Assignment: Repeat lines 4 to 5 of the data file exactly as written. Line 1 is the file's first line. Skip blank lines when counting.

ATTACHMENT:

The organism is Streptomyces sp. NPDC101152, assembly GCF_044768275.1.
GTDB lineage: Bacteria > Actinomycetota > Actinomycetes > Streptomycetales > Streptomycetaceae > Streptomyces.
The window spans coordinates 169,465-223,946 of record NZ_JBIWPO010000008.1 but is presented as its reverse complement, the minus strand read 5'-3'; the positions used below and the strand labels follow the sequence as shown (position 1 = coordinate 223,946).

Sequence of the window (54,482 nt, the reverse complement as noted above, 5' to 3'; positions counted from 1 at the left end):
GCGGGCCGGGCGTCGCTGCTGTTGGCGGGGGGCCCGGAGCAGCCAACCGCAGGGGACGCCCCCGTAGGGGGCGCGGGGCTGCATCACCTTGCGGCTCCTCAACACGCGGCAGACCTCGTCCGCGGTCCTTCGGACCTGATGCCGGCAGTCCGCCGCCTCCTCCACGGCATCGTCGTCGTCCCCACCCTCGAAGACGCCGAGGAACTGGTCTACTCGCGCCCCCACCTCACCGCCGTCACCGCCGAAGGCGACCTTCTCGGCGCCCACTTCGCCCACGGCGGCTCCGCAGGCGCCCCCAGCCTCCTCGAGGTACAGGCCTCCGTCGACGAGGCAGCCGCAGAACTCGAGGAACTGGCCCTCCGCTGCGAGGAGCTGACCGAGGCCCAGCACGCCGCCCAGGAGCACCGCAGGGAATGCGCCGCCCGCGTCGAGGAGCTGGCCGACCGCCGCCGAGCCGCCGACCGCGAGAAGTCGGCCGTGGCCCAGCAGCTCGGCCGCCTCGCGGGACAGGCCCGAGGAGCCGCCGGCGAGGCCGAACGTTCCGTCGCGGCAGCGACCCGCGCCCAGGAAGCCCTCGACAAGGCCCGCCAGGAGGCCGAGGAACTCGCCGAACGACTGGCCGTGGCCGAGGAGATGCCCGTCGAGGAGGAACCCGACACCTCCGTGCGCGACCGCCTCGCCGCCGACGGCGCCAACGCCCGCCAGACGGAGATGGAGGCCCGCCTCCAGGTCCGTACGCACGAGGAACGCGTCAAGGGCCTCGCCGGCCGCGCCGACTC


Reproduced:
Sequence of the window (54,482 nt, the reverse complement as noted above, 5' to 3'; positions counted from 1 at the left end):
GCGGGCCGGGCGTCGCTGCTGTTGGCGGGGGGCCCGGAGCAGCCAACCGCAGGGGACGCCCCCGTAGGGGGCGCGGGGCTGCATCACCTTGCGGCTCCTCAACACGCGGCAGACCTCGTCCGCGGTCCTTCGGACCTGATGCCGGCAGTCCGCCGCCTCCTCCACGGCATCGTCGTCGTCCCCACCCTCGAAGACGCCGAGGAACTGGTCTACTCGCGCCCCCACCTCACCGCCGTCACCGCCGAAGGCGACCTTCTCGGCGCCCACTTCGCCCACGGCGGCTCCGCAGGCGCCCCCAGCCTCCTCGAGGTACAGGCCTCCGTCGACGAGGCAGCCGCAGAACTCGAGGAACTGGCCCTCCGCTGCGAGGAGCTGACCGAGGCCCAGCACGCCGCCCAGGAGCACCGCAGGGAATGCGCCGCCCGCGTCGAGGAGCTGGCCGACCGCCGCCGAGCCGCCGACCGCGAGAAGTCGGCCGTGGCCCAGCAGCTCGGCCGCCTCGCGGGACAGGCCCGAGGAGCCGCCGGCGAGGCCGAACGTTCCGTCGCGGCAGCGACCCGCGCCCAGGAAGCCCTCGACAAGGCCCGCCAGGAGGCCGAGGAACTCGCCGAACGACTGGCCGTGGCCGAGGAGATGCCCGTCGAGGAGGAACCCGACACCTCCGTGCGCGACCGCCTCGCCGCCGACGGCGCCAACGCCCGCCAGACGGAGATGGAGGCCCGCCTCCAGGTCCGTACGCACGAGGAACGCGTCAAGGGCCTCGCCGGCCGCGCCGACTC